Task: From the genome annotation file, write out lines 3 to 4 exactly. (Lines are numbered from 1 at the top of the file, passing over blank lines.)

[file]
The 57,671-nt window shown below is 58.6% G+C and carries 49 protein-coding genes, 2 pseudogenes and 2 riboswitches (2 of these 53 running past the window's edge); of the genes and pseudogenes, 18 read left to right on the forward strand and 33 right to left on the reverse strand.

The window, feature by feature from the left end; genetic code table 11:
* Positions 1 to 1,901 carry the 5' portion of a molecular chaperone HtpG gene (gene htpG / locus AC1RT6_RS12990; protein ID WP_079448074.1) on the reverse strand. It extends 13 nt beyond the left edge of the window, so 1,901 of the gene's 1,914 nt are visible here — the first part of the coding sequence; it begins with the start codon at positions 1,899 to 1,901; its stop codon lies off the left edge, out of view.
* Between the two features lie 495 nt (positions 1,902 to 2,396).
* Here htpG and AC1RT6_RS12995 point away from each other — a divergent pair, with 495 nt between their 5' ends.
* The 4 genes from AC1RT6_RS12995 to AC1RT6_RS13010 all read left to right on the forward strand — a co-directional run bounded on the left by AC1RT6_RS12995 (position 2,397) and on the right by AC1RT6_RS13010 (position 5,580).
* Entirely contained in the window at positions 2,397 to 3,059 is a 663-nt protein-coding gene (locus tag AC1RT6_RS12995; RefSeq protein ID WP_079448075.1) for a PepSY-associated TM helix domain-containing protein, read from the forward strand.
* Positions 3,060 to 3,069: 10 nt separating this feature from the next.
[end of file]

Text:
* Positions 1 to 1,901 carry the 5' portion of a molecular chaperone HtpG gene (gene htpG / locus AC1RT6_RS12990; protein ID WP_079448074.1) on the reverse strand. It extends 13 nt beyond the left edge of the window, so 1,901 of the gene's 1,914 nt are visible here — the first part of the coding sequence; it begins with the start codon at positions 1,899 to 1,901; its stop codon lies off the left edge, out of view.
* Between the two features lie 495 nt (positions 1,902 to 2,396).